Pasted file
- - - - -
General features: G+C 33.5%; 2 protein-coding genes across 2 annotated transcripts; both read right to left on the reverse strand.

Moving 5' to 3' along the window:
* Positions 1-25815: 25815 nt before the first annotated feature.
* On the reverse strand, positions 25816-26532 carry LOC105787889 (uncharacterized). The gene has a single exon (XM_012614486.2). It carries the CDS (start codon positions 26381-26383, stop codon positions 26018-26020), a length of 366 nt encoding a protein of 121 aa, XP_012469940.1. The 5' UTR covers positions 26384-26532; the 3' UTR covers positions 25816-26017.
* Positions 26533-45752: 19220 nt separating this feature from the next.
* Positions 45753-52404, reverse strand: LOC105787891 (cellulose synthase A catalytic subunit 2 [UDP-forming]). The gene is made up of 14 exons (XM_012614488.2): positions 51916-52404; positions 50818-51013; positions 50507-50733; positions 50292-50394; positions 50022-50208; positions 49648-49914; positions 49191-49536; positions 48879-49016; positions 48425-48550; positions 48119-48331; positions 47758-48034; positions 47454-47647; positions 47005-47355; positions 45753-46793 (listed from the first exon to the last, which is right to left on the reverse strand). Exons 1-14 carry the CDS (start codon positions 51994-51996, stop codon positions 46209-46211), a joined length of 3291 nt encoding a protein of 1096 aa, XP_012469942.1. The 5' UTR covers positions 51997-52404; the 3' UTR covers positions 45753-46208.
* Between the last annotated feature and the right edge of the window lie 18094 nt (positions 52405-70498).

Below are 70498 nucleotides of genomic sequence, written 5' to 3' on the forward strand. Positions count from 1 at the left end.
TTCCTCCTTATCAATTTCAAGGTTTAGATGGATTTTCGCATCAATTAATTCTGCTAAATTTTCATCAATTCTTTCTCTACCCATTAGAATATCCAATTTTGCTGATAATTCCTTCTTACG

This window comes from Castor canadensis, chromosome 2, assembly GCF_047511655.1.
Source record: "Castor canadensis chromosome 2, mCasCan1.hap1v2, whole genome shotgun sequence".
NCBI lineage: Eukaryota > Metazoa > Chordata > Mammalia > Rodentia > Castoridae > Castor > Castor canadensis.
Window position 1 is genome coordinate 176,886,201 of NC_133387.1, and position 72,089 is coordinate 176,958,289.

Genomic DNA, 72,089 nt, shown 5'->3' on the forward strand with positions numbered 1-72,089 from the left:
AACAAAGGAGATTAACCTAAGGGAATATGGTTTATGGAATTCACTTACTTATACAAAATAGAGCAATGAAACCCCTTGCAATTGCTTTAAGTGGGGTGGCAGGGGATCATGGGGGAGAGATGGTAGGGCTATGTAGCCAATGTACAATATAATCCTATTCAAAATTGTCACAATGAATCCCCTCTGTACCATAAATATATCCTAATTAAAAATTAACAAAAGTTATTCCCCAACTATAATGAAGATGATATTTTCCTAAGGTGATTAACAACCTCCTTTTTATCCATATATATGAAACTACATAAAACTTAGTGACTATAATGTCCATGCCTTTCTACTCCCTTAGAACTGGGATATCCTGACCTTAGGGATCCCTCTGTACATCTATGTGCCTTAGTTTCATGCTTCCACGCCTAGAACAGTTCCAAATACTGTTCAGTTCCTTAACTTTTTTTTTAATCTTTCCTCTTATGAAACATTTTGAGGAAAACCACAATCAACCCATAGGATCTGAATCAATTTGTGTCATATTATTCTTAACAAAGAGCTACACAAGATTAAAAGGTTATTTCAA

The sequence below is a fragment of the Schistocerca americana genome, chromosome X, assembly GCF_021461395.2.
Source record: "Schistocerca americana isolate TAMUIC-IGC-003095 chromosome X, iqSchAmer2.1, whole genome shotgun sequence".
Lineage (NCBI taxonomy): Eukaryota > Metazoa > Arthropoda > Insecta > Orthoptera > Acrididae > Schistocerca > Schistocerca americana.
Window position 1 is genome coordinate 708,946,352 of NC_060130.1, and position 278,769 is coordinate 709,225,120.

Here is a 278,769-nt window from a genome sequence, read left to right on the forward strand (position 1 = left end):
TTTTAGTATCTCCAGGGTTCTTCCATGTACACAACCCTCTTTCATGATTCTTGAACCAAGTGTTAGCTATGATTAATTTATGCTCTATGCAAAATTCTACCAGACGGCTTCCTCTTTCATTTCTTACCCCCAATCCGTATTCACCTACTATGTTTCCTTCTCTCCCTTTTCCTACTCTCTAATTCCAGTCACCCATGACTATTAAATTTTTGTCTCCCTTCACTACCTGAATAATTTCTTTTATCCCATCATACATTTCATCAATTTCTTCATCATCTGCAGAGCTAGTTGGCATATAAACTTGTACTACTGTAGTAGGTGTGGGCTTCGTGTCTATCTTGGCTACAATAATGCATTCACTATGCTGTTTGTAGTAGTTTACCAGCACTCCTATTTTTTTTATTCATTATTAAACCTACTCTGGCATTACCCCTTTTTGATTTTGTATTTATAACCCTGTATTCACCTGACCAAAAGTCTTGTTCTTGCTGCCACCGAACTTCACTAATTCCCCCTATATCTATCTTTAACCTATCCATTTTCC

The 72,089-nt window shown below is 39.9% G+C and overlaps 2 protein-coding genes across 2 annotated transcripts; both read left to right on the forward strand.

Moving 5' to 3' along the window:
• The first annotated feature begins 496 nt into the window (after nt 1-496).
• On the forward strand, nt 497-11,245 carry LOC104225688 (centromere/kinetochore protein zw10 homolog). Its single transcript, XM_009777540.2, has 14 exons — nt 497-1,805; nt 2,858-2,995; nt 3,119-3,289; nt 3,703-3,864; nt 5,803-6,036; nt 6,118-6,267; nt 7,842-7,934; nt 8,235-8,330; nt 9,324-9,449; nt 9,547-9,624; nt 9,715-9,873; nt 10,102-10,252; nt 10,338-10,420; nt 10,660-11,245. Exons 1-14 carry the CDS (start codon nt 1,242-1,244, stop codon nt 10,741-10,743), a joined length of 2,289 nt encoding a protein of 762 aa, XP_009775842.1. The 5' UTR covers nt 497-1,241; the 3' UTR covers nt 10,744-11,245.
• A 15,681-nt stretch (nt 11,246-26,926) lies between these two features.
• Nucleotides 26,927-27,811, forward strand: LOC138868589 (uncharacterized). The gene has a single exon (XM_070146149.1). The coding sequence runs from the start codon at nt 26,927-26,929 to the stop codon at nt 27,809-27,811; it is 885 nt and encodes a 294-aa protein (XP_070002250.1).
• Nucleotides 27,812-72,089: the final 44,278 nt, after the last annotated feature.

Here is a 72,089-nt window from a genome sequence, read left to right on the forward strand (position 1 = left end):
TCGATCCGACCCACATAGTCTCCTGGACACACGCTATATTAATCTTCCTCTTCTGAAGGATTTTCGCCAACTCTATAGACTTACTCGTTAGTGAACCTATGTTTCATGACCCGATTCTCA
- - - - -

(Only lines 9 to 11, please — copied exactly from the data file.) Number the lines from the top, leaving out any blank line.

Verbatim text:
TTCCTCCTTATCAATTTCAAGGTTTAGATGGATTTTCGCATCAATTAATTCTGCTAAATTTTCATCAATTCTTTCTCTACCCATTAGAATATCCAATTTTGCTGATAATTCCTTCTTACG

This window comes from Castor canadensis, chromosome 2, assembly GCF_047511655.1.
Source record: "Castor canadensis chromosome 2, mCasCan1.hap1v2, whole genome shotgun sequence".